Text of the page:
Engineering: The nature of problems
Engineering: The nature of problems

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Engineering: The nature of problems

4.7 Build prototype/demonstrator

The physical models we talked about earlier are prototypes or demonstrators of a sort. However, for the purposes of making a clear distinction in the process, I'm referring here to prototypes or demonstrators as functioning preliminary models of the essential finished product or construction or service, bringing together all the elements of the design that may or may not have been previously physically tested (Figure 18). This is still a model – if appropriate, it may be a full-sized, full-colour replica – but it may also be a scaled-down version where only the vital working parts are fully functioning.

Figure 18
Figure 18 A part of Figure 7

In the village water supply problem, you may produce a model version of the layout of pipes to ensure that they will conform to the landscape, or you may not need to produce a demonstrator at all. The point is, where necessary, to make sure that all the essentials will come together and operate as anticipated.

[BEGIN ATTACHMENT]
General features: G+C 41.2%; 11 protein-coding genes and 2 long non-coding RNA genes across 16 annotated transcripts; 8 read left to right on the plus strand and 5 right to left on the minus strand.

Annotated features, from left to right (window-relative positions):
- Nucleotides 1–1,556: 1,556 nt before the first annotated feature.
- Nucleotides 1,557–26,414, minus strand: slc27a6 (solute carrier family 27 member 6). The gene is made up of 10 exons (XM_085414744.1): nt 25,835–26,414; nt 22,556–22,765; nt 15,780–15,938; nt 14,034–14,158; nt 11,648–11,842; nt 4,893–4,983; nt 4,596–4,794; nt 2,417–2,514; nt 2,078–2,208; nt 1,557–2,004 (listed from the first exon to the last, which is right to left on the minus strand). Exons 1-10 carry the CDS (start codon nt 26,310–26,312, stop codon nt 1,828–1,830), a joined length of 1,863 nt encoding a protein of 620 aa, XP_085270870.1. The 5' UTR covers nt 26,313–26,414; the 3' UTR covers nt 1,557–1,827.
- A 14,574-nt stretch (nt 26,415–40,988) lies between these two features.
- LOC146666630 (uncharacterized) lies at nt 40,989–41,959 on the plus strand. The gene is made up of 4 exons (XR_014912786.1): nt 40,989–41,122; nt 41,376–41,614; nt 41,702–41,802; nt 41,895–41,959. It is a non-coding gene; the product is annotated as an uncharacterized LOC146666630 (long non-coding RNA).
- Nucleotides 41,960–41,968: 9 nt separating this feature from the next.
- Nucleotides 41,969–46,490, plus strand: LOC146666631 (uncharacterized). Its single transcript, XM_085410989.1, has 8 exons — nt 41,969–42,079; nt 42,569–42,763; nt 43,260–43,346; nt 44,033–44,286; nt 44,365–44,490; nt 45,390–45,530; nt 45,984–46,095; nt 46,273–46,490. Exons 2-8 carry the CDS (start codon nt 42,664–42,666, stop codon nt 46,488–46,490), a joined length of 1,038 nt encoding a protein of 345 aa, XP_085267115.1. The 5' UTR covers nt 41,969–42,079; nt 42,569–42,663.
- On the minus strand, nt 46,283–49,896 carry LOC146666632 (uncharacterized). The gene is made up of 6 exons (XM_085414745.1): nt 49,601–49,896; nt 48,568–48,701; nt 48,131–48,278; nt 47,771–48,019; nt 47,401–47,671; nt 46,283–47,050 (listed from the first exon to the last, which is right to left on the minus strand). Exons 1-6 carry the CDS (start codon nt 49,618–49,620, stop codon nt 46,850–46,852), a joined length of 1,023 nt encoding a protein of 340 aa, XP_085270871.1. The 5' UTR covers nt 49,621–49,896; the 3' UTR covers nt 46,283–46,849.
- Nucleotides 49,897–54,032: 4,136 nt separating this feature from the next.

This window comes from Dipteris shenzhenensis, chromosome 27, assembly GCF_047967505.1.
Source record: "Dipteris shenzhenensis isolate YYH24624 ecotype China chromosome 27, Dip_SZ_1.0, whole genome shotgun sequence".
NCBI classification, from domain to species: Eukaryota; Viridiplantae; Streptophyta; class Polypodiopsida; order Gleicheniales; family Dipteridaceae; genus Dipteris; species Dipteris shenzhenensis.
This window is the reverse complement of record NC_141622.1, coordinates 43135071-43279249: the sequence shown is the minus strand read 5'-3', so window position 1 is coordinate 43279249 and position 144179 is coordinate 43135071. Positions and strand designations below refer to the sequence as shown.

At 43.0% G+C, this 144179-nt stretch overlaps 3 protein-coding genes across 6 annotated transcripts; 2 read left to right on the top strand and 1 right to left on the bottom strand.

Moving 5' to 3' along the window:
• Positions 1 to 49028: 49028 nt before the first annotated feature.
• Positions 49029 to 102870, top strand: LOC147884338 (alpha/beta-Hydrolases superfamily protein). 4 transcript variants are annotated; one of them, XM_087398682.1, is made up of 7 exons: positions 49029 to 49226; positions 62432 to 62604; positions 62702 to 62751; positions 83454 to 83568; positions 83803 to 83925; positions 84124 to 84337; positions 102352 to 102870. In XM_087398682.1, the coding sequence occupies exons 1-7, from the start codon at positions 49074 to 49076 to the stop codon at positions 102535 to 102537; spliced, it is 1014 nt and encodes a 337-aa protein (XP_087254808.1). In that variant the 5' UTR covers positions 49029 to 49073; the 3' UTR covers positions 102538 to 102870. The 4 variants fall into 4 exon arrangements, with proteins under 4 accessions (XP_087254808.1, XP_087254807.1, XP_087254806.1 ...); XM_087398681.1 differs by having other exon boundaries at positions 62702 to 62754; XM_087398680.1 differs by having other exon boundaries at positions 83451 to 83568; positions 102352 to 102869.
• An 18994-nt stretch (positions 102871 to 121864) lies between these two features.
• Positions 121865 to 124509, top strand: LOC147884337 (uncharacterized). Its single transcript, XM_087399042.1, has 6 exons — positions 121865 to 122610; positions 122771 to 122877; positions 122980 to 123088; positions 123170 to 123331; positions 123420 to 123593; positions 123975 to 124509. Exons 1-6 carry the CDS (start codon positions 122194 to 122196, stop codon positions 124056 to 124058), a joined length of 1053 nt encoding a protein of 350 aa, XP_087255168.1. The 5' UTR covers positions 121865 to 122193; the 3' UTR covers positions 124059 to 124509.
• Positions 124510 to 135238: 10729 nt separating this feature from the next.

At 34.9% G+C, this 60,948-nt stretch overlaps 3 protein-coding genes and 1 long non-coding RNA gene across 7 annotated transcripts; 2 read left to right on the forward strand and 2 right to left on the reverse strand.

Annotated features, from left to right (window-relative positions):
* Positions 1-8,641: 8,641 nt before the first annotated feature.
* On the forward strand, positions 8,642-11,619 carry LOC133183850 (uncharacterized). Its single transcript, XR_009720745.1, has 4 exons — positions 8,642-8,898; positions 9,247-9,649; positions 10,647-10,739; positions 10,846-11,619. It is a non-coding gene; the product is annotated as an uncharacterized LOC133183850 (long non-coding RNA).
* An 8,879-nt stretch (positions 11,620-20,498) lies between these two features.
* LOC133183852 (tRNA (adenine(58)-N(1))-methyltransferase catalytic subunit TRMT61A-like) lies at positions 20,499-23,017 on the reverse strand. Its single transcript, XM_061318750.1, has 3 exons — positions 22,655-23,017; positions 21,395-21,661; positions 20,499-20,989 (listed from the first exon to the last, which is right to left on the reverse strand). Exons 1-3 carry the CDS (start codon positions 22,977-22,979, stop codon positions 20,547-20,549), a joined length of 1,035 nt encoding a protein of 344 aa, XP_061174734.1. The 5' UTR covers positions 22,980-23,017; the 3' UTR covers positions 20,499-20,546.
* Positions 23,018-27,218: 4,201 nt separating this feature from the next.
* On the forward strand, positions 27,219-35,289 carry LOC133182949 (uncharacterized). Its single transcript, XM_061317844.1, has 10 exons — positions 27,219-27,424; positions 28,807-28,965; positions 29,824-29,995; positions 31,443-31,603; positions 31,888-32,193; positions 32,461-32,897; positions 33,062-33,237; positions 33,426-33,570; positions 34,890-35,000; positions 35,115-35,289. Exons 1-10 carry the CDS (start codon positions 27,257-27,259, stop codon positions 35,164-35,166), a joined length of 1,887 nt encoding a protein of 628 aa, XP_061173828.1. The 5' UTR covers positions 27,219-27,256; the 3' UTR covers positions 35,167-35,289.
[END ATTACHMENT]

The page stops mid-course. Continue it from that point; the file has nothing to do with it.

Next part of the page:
In software design, for example, the prototype may be a program that combines all the essential elements of code, written by various teams and controlling various parts, but with a dummy user interface. The vital commands will be in place, but asides such as 'glossy' add-ons (for example the electronic games on a mobile phone) are not necessary to the success of the solution, and may be designed separately and added to the overall design at a later stage. Note that to do this, you have to be very sure that these extras will not affect any important aspect of the rest of the product. In a well-run project, you will have to prove to the rest of the team or the project leader that this is a valid assumption before being allowed to leave it off the demonstrator.

Put simply, with good planning and thorough preparation and groundwork the demonstrator should work when tested in the conditions in which it will be expected to perform.

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